The Cape Coral-Fort Myers and Naples areas were both in the top 10 nationwide for home-price increases in the second quarter as Southwest Florida’s battered housing industry came back with a vengeance.

A National Association of Realtors survey showed that the Cape Coral-Fort Myers median existing single-family-home sale was up 36.1 % to $177,900 compared to a year earlier.
Naples was seventh with a 29.3 % increase to $346,600.
Nationwide, home prices continued to rise in the majority of metropolitan areas in the second quarter, with the national price showing the strongest gain in 7½ years, according to the survey.
“The Naples-Fort Myers market was one of the worst beaten-up markets in the downturn,” said Brad Hunter, chief economist for Metrostudy, a national housing data and consulting firm that maintains statistics on residential construction. “And it’s my view that what drove prices to extremely low levels then let them come up from the bottom faster.”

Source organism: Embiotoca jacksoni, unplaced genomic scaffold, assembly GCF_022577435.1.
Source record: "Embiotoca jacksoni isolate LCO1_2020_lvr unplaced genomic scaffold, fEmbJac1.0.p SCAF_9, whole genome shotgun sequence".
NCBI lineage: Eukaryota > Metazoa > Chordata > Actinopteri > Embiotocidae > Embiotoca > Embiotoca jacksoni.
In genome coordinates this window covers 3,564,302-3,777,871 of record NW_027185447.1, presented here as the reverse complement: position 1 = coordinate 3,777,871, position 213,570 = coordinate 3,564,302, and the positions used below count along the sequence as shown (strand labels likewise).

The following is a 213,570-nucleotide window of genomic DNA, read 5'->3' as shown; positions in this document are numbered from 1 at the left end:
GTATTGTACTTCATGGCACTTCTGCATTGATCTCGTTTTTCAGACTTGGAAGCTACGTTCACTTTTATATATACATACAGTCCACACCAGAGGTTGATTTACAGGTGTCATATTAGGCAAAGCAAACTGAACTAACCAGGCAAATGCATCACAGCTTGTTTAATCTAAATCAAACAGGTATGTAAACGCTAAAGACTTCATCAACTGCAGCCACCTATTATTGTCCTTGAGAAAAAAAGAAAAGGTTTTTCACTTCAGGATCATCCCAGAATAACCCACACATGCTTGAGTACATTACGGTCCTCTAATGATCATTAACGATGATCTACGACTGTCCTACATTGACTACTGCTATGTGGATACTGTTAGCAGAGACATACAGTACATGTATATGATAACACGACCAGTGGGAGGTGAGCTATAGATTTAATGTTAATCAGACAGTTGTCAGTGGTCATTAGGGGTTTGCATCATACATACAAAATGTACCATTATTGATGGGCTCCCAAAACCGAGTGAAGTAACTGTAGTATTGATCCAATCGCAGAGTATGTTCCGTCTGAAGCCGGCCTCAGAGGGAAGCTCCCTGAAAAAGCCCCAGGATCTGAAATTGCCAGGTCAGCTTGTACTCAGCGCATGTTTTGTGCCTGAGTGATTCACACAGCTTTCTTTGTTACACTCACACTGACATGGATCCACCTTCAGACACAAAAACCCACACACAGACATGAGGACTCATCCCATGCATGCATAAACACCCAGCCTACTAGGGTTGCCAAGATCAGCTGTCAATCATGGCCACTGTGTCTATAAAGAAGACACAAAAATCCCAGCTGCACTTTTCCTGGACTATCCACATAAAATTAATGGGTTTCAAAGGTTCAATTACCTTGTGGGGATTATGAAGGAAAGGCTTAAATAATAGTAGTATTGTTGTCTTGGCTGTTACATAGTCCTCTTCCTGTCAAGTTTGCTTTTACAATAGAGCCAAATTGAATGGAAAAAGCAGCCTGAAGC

Brett Ellis, head of The Ellis Team with Re/Max Realty Group in Fort Myers, said prices in Lee County are still rising but not as fast as they did at the beginning of the year.
Still, he said, it’s a seller’s market as the inventory of homes for sale continues to decrease: 4,956 in June compared to 5,448 a year earlier.
“We’ve got buyers that are really looking to buy now because they’re afraid,” Ellis said. “They see the price increases, and they’re also afraid the interest rates are going up.”
He expects prices to continue rising throughout 2013 as those buyers get in the market. “It’s all encouraging, but there are not a lot of choices for buyers.”
Lawrence Yun, NAR chief economist, said tight inventory is continuing to drive home prices.
Those trends are in force throughout the country, Yun said in a release. “There continue to be more buyers than sellers, and that is placing pressure on home prices, with multiple bids common in some areas of the country.”
Hunter said rising prices likely will stimulate the purchase of homes as owners find themselves able to sell at a good price.
“The higher prices go, the more people are no longer underwater and can pay off their mortgages,” he said. “I do think you’ll see more sellers.”

Orlando home prices up 37% since start of 2012